I was playing a form of blackjack that had a bit of a twist to it when
it came to the rules. I don't remember its exact name, but I do remember
that a blackjack in diamonds paid two-to-one. Do you know what version
of blackjack I was playing? I actually won some money. Ed M.
Seeing that you
scored some scratch, Ed, you will most likely appreciate its name, Super
Fun 21. Although the object of the game remains the same -- beat the
dealer's hand by getting as close to 21 as you can without busting --
this mutant of blackjack incorporates a number of liberal rules and
bonuses not found in conventional blackjack.
Here are some of
Super's specifics and rule changes compared against those of commonplace
The game is usually
played with one deck, but sometimes two.
The dealer usually hits a soft 17.
Players may double down on any number of cards, even after splitting
Players may re-split up to four hands, including aces
Players may take late surrender on any number of cards, even after hitting,
splitting or doubling down.
A player hand totaling 20 or less, consisting of six cards or more,
except after doubling, automatically wins.
A player hand of 21 points, consisting of 5 cards or more, except after
doubling, pays 2 to 1 instantly.
A player blackjack always wins, even if the dealer has one.
And finally, that
one rule that popped up in your question letting me know exactly what
version of blackjack you were referencing: a blackjack in diamonds pays
2-to-1 compared to all other blackjacks that only pay even money --
that rule can make for some fun. But Super Fun, Ed? Hmmm.
Being that the casino
isn't in the business of giving Ed free money, the kicker(s) are that
all non-diamonds blackjacks pay only even money, and the dealer usually
hits a soft 17.
For those of you
accustomed to a 3-2 payoff for your snappers, expect even-money payoffs
on 15 of every 16 blackjacks, as only 1 of those 16 happy blackjacks,
on average, will be in diamonds.
As to the dealer
hitting a soft 17, this gives the house an edge of 0.94% compared to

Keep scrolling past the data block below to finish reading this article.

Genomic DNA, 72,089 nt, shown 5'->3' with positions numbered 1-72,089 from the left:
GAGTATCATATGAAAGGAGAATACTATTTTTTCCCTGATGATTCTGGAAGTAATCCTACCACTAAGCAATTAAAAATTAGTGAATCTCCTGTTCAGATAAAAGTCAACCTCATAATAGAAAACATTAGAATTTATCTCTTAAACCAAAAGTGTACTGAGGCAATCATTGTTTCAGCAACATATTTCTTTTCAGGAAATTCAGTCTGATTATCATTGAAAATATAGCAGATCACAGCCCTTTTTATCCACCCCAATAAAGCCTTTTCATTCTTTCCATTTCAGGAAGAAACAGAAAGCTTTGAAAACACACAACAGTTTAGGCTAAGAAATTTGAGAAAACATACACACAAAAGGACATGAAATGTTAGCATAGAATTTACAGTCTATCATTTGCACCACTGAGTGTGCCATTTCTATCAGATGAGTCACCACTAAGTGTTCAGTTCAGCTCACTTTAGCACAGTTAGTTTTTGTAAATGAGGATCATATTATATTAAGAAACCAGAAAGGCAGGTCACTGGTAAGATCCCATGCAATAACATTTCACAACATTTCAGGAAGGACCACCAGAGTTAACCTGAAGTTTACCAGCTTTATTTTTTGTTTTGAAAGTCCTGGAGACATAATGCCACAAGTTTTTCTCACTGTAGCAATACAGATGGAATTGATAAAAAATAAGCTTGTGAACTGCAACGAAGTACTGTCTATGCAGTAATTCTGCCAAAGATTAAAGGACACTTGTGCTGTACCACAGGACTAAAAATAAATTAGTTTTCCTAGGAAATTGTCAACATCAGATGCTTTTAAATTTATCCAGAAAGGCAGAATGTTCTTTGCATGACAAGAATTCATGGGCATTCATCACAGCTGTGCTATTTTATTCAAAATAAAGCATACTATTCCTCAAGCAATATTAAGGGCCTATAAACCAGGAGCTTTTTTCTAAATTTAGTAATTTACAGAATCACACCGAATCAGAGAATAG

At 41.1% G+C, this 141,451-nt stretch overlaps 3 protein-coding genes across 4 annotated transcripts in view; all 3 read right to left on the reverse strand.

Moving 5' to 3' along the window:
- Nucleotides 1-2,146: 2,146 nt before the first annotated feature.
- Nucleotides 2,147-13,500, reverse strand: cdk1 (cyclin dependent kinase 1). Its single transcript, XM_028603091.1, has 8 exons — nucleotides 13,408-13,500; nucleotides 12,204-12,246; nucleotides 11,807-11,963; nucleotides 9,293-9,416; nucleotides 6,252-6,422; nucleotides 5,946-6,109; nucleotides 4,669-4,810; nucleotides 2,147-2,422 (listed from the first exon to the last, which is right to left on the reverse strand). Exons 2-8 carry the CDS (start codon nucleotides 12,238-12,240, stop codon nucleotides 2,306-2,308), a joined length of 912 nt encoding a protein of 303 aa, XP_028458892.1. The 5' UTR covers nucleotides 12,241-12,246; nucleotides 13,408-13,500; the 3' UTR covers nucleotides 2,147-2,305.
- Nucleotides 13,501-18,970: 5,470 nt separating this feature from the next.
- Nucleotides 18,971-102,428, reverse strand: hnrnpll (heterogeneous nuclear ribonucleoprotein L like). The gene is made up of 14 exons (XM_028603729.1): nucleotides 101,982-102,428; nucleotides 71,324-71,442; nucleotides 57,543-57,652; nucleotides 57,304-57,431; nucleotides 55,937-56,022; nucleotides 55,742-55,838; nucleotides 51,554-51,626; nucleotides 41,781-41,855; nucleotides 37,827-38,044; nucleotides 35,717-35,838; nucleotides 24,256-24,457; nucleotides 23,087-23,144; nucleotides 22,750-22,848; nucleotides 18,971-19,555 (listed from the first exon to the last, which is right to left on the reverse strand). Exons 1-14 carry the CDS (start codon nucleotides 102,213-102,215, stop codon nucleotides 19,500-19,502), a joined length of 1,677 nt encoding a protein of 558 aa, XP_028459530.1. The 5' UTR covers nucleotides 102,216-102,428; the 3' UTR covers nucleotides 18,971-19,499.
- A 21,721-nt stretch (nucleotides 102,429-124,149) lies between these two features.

0.75% if the dealer were to stand. When two decks are used, and the
dealer hits a soft 17, the house edge is 1.16%.
These two house
rules give the casino an advantage higher than in most everyday multi-deck
blackjack games, even when incorporating perfect basic strategy. Nevertheless,
if you get a hoot and a holler out of playing Super Fun 21, and are
willing to give up an extra few tenths of the house edge in exchange
for finally getting paid for a Five-Card Charlie, go have some fun,
This may come as a surprise to your readers, you not living in Las Vegas,
but there are more Catholic churches there than there are casinos. Not
surprisingly, some worshippers at Sunday services will give casino chips
rather than cash when the basket is passed. Since they get chips from
so many different casinos, the churches have devised a method to collect
the offerings. The churches send all their collected chips to a nearby
Franciscan Monastery for sorting and then the chips are taken to the
casinos of origin and cashed in. I thought your readers might want to
know this interesting tidbit. Donald K.
Donald, and my readers thank you. Actually, things have evolved. There
are 39 Catholic churches in the greater Las Vegas area now compared
to over 80 casinos. But, that still doesn't change the fact that "Chip
Monks" do the collection sorting.
of the Week: "Why is it that the people who come down hardest
on luck are usually the ones who've already gotten theirs?" --
The Good Luck Book